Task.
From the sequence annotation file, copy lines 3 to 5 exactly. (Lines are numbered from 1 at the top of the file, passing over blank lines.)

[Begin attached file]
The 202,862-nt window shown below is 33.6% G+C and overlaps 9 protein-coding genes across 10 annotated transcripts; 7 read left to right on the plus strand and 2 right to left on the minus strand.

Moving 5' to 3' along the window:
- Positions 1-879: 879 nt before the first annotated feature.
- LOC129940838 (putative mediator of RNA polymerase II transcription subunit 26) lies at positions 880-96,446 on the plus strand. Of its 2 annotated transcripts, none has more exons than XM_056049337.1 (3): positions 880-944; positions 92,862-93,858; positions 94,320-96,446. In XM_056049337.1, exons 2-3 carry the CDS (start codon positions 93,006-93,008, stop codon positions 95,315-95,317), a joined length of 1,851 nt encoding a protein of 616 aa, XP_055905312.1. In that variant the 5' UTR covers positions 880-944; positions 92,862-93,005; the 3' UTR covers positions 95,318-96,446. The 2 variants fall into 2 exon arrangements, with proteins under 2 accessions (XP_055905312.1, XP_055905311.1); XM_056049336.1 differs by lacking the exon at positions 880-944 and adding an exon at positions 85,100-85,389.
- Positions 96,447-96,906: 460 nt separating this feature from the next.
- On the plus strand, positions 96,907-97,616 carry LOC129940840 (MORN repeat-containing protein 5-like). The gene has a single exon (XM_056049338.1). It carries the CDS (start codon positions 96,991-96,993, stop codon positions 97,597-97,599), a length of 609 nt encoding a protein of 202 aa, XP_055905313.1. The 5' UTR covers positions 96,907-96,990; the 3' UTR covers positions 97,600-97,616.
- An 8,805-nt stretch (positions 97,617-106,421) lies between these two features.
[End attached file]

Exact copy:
- Positions 1-879: 879 nt before the first annotated feature.
- LOC129940838 (putative mediator of RNA polymerase II transcription subunit 26) lies at positions 880-96,446 on the plus strand. Of its 2 annotated transcripts, none has more exons than XM_056049337.1 (3): positions 880-944; positions 92,862-93,858; positions 94,320-96,446. In XM_056049337.1, exons 2-3 carry the CDS (start codon positions 93,006-93,008, stop codon positions 95,315-95,317), a joined length of 1,851 nt encoding a protein of 616 aa, XP_055905312.1. In that variant the 5' UTR covers positions 880-944; positions 92,862-93,005; the 3' UTR covers positions 95,318-96,446. The 2 variants fall into 2 exon arrangements, with proteins under 2 accessions (XP_055905312.1, XP_055905311.1); XM_056049336.1 differs by lacking the exon at positions 880-944 and adding an exon at positions 85,100-85,389.
- Positions 96,447-96,906: 460 nt separating this feature from the next.